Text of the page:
Best Friends Animal Sanctuary is planning to take between 10 - 20 of the singers on November 11, and move them to their Utah-based sanctuary.

What Will Happen to Randy Hammond

Georgia Martin filed three citations against Hammond:

  • Operating a kennel without a license (the maximum number of dogs allowed in Pa. without a license is 25)
  • Not having the dogs licensed
  • Not having the dogs vaccinated against rabies

The maximum punishment he is facing is $1,100 in fines. Hammond also received a citation from Dennis Bumbaugh, Humane Society Police Officer with Better Days Animal League, for one count of animal cruelty due to unsanitary conditions.

Design Drool: Javier Senosiain's Snail House

by: Kristine Hansen

For this totally offbeat home just outside of Mexico City, architect Javier Senosiain was inspired by a snail.

Architect Javier Senosiain was inspired by a snail's spiral shapel when he designed "The Nautilus," a residential property completed in Mexico City in 2007. "Nature is my biggest source of inspiration -- observing and not copying it," he says.

Javier-Senosiain Mexico City Nautilus Snail House

The exterior of a house called The Nautilus. Photo: Francisco Lubbert

And so the result is actually more than a snail, says Senosiain. It's about the fluid space along a coastline where that snail might lie, with lots of curves and hips in the home's shell, and the reflective sunlight bouncing off of the textured eggshell-colored walls and stained-glass windows. All of these elements remind Senosiain of an oceanfront setting where a sunrise might create colorful patterns on the grainy, sandy shoreline.

Owners Magali and Fernando Mayorga, who have two sons, requested a simple mother-of-pearl finish for their home's interior and exterior walls and ceilings, which Senosiain promptly delivered. The result is a walk through one of the oddest (and oddly beautiful) homes you've ever seen.

In looking over photos of this uniquely shaped home, we quickly came up with ideas on how to use the space.

Javier-Senosiain Mexico City Nautilus Snail House
Photo: Francisco Lubbert

Seriously, is there any room more colorful and sunnier than this one? The outdoors comes in, quite literally, with pockets of lush grass growing next to curvy couches. This is the ideal spot to sip morning coffee or afternoon tea. Even during a tropical rainstorm, one can keep dry indoors but still relish the sweet scent of rain.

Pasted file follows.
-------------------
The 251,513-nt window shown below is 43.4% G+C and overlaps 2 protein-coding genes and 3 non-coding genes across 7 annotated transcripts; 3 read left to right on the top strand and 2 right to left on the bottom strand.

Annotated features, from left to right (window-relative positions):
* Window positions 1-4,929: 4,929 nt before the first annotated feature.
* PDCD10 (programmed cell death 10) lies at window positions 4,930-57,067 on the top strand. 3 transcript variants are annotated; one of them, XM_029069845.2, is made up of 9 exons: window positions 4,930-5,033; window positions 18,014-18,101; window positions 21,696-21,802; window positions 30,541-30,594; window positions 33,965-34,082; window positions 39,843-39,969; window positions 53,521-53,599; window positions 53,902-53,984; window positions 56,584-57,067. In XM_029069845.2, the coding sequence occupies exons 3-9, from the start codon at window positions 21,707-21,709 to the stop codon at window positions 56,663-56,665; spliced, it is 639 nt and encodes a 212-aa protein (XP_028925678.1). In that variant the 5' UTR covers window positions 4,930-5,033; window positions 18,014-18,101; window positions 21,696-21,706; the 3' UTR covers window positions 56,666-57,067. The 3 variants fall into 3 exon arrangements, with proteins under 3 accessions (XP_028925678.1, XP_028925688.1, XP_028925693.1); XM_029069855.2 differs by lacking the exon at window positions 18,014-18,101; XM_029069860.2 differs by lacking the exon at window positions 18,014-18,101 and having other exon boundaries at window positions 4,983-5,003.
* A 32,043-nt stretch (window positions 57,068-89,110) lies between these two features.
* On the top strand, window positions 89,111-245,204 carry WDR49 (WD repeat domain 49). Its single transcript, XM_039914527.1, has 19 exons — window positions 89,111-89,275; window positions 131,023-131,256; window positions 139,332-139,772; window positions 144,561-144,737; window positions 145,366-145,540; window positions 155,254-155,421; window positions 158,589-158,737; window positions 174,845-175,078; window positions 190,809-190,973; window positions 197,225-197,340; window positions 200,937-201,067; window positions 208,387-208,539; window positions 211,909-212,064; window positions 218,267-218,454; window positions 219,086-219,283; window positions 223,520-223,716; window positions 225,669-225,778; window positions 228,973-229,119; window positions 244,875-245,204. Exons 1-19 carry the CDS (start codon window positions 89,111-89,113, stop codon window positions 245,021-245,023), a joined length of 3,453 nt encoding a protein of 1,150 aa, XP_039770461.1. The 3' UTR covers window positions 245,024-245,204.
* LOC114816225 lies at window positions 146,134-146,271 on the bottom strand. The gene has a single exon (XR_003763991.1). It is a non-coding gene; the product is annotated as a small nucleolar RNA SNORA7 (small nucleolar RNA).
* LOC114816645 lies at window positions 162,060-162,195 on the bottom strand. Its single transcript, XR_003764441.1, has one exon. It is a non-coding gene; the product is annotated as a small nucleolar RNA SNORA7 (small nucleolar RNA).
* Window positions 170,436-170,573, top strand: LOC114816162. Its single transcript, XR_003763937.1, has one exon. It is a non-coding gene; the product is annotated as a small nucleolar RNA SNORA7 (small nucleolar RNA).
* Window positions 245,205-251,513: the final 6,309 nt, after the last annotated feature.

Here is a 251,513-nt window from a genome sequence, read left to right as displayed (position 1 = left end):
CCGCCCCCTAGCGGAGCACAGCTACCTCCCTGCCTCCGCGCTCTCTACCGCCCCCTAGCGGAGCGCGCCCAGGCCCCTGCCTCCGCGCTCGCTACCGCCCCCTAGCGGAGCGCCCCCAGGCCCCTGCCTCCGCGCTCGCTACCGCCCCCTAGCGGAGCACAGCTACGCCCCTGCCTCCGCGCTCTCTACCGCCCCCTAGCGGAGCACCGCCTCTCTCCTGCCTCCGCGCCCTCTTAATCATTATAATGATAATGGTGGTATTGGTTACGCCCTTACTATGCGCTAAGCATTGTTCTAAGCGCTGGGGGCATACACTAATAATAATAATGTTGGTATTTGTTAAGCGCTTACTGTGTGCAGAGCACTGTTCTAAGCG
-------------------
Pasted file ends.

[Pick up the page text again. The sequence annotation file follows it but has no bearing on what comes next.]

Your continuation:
Javier-Senosiain Mexico City Nautilus Snail House
Photo: Francisco Lubbert

I bet you've never seen a TV room like this one. We certainly haven't.

Senosiain calls this space the "belly" of the house. It's where the structure bloats outward. Perfect for hosting movie nights! Otherwise, the room could be used as a gathering space for a small, intimate party; the pinwheel seating style makes it easy to carry on a conversation with several guests.

Javier-Senosiain Mexico City Nautilus Snail House
Photo: Jaime Jacott

Peaceful naps and nighttime slumber wouldn't be a problem in this room since there is a lot less light than in other areas of the home.

The absence of stained-glass windows -- a dominant feature elsewhere in The Nautilus -- provides for more of a retreat-like space in the bedroom.

Mexico City Nautilus Snail House
Photo: Jaime Jacott (left) and Francisco Lubbert (right)

The home was designed to invite waves of rainbow-like color, as seen in the photo above left. Wouldn't this be a sweet spot to host a dance party? Who needs disco globes and smoke machines when you've got patterns of colorful light zipping across the floor and walls as twilight approaches?

On the right, a sink displays exquisite handicraft with small blue stones molded into Grancrete, also used to construct the home's exterior. The trickling sound of water helps cultivate a relaxing feeling, sure, but it also helps us to imagine the sounds a snail hears along the water. Pull up a chair next to this stone-and-gem work of art. Who needs a spa?

PETA To Sponsor Lindsay Lohan’s Rehabs

Lindsay Lohan is broke. She’s also in need of some serious rehab. What’s a girl to do?

Go vegan, of course. If she sticks with it during the duration of her three-month stint at California’s Betty Ford Clinic, PETA will cover the bulk of her expenses and throw $10,000 her way. Should she stick with the diet for a year afterwards, she’ll receive another $10,00

PETA President Ingrid Newkirk told the LA Times, “Lindsay Lohan is the most visible example of a real addict, and if she can conquer her addiction to meat and cheese, absolutely anyone can. If she does, she’ll not only save animals but save her own health, and she’ll be an example to the millions of people who watch her every step.”

Medical Marijuana Coming Soon To Israeli Pharmacies

By Steve Elliot

Graphic: says it supports Israel's sick, ill and dying with free medical marijuana.

The Israeli Health Ministry's committee on medical cannabis recommended last Wednesday the addition of marijuana to the official list of medicinal drugs. That means it should be available in Israeli pharmacies within six months, if the Health Ministry accepts the recommendation, reports Phillip Smith at